Laser destroys in-flight missile

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Boeing, industry teammates and the US Missile Defense Agency have demonstrated the potential of directed-energy weapons by destroying a ballistic missile with the Airborne Laser Testbed (ALTB).

This experiment marks the first time a laser weapon has engaged and destroyed an in-flight ballistic missile and the first time that any system has accomplished it in the missile’s boost phase of flight.

According to Boeing, ALTB has the highest-energy laser ever fired from an aircraft and is the most powerful mobile laser-device in the world.

During the experiment, the aircraft, a modified Boeing 747-400F, took off from Edwards Air Force Base in California and focused its nose-mounted high-energy laser at the missile target during its boost phase as the aircraft flew over the Western Sea Range off the coast of California.

‘We’ve been saying for some time that the Airborne Laser Testbed would be a pathfinder for directed energy and would expand options for policymakers and warfighters,’ said Michael Rinn, Boeing vice-president and ALTB programme director.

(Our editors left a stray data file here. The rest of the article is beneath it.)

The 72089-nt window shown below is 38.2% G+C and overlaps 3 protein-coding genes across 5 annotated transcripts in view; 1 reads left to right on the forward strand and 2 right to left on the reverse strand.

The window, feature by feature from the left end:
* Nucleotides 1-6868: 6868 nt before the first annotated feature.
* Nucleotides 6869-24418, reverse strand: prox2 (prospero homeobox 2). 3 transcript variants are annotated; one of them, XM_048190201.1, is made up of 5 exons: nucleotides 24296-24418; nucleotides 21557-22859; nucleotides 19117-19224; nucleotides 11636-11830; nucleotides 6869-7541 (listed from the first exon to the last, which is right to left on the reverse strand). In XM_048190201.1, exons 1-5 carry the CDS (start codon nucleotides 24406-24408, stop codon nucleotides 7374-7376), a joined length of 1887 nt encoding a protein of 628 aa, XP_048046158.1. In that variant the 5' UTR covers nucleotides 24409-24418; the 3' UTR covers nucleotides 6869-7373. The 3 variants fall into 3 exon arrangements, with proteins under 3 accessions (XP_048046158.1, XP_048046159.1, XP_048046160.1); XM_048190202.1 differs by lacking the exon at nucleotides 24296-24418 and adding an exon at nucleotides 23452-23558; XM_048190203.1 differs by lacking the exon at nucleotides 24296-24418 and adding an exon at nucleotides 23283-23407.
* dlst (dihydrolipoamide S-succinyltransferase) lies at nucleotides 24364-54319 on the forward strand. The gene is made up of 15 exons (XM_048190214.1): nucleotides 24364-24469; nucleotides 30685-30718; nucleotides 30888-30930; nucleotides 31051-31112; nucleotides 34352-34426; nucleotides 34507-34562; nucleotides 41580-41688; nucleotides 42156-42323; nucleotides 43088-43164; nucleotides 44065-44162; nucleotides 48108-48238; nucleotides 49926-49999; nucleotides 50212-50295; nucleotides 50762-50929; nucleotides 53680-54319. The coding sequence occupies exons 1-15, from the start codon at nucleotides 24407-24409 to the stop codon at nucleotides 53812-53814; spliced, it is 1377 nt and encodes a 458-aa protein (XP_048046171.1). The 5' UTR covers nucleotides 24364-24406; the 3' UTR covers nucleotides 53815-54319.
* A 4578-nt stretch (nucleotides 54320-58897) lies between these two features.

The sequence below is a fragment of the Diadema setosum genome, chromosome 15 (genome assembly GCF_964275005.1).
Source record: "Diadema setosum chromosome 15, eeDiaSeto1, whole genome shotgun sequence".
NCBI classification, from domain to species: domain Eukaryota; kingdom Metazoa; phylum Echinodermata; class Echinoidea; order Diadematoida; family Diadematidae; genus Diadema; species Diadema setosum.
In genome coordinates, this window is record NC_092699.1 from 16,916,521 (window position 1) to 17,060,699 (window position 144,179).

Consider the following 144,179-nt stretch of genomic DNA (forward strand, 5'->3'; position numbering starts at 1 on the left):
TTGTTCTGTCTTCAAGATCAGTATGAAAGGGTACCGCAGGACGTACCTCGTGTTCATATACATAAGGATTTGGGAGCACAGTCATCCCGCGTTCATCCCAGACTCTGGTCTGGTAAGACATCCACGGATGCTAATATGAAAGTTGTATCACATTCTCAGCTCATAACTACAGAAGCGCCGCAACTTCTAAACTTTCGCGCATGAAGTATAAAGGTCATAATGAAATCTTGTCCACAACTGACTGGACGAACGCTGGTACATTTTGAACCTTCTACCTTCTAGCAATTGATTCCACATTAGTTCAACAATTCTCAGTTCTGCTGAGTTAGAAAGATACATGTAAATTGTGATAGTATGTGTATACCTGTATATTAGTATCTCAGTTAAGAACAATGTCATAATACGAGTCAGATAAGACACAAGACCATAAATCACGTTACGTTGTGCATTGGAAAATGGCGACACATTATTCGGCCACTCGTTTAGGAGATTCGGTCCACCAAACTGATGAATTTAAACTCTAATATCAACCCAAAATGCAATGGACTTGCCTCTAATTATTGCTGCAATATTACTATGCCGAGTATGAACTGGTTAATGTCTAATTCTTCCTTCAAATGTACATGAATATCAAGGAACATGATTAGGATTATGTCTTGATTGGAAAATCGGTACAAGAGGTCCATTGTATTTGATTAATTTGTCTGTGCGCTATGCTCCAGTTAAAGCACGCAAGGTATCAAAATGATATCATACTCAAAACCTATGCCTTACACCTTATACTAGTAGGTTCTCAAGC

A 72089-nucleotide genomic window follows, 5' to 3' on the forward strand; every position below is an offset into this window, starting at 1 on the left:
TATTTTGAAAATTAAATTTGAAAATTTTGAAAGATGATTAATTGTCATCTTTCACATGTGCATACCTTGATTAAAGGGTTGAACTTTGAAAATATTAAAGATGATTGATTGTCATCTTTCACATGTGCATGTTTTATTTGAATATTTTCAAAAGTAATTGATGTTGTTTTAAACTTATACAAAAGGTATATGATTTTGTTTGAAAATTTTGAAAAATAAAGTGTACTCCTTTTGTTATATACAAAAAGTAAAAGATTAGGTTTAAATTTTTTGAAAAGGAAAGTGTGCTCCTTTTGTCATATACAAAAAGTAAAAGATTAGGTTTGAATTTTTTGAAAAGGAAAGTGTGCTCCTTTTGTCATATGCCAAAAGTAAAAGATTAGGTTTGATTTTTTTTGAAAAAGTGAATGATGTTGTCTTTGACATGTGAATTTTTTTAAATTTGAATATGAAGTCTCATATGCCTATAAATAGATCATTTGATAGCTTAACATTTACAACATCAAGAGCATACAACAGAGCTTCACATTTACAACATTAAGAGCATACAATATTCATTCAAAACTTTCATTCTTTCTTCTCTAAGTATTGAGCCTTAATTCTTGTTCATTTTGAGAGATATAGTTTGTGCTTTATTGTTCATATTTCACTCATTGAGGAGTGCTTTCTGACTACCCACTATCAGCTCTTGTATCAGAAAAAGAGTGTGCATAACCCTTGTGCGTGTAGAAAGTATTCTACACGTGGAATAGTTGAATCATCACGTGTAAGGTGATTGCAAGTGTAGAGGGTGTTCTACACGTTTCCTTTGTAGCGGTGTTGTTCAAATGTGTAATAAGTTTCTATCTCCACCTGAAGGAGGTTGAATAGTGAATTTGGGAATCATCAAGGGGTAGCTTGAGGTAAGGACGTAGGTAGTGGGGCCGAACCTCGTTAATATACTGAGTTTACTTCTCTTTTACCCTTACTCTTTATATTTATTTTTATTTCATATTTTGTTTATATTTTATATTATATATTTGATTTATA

‘ALTB technology and future directed-energy platforms will transform how the US defends itself and its allies.’

Boeing is the prime contractor for the Airborne Laser Testbed, which is designed to intercept all classes of ballistic missiles in their boost phase of flight.

Northrop Grumman designed and built ALTB’s high-energy laser, and Lockheed Martin developed the beam-control/fire-control system.

Boeing provided the aircraft, the battle-management system and overall systems integration and testing.


Operates autonomously, above the clouds, outside the range of threat weapons but sufficiently close to enemy territory

Engages early, destroying ballistic missiles in their boost phase of flight over the launch area

Cues and tracks targets, communicating with other joint-theatre assets for layered defence systems


Unique Technology

Nose-mounted turret with 1.5m telescope that focuses beams on the missile and collects return images and signals

Beam control system to precisely acquire and track targets

Source: Boeing